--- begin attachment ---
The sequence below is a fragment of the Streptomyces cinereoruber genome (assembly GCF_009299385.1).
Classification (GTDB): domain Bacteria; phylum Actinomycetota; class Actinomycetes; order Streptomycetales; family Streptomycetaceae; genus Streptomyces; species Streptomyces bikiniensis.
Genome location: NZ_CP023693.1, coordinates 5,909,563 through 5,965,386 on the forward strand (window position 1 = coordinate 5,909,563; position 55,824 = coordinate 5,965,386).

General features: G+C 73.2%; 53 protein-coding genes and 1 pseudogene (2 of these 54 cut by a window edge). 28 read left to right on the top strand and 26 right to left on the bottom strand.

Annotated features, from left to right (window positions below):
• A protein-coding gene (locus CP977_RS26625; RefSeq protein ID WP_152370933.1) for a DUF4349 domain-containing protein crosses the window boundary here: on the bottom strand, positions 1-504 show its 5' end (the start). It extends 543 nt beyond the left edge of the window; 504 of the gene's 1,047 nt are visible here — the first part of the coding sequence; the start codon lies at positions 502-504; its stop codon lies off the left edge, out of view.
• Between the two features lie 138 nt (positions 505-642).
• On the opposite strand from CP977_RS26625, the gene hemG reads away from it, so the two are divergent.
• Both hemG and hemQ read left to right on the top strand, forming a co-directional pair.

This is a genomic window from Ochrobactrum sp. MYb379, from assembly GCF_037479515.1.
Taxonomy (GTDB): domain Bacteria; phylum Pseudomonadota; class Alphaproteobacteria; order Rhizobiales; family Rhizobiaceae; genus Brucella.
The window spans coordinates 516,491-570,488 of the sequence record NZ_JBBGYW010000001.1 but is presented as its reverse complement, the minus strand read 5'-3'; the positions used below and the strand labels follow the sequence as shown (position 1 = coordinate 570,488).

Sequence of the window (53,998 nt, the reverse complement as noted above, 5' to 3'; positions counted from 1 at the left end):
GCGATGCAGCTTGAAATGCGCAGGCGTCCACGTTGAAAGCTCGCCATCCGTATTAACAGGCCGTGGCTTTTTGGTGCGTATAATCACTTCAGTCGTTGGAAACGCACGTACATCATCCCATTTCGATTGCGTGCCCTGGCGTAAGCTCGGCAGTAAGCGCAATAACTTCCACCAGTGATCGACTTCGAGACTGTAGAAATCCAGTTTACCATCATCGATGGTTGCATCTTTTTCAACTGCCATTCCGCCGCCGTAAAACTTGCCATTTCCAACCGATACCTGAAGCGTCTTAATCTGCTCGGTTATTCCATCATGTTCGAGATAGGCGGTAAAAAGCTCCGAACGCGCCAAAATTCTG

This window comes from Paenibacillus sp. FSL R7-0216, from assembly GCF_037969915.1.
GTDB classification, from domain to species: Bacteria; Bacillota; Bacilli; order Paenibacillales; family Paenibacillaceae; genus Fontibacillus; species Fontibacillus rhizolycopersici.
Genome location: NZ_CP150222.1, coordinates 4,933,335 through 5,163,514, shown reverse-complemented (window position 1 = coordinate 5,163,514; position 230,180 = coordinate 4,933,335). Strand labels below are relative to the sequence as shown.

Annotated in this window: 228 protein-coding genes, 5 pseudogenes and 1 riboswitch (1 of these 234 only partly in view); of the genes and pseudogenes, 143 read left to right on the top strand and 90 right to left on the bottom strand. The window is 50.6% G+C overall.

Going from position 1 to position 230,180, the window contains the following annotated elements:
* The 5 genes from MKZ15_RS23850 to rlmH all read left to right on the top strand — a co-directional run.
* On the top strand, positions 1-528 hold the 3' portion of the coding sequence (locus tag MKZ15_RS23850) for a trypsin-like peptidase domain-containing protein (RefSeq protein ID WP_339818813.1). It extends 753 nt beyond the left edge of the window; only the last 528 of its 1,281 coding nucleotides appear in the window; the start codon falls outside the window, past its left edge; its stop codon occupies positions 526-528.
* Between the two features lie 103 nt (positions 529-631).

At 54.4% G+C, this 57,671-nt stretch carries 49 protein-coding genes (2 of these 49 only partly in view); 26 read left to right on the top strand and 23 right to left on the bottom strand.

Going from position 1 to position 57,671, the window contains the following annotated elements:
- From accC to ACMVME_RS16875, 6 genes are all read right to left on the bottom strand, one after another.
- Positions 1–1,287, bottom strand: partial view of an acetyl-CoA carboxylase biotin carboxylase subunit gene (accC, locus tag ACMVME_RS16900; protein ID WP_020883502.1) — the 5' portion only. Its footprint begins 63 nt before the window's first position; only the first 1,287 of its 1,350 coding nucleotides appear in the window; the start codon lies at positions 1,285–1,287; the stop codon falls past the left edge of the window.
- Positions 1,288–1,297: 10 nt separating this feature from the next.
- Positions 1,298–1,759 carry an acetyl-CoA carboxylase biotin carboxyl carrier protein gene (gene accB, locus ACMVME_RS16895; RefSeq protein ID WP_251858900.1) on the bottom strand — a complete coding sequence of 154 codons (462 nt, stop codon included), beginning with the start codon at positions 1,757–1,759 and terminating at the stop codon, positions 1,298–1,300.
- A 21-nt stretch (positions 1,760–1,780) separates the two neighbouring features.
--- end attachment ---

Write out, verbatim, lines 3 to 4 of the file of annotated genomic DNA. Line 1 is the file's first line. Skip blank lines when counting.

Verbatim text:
Genome location: NZ_CP023693.1, coordinates 5,909,563 through 5,965,386 on the forward strand (window position 1 = coordinate 5,909,563; position 55,824 = coordinate 5,965,386).

General features: G+C 73.2%; 53 protein-coding genes and 1 pseudogene (2 of these 54 cut by a window edge). 28 read left to right on the top strand and 26 right to left on the bottom strand.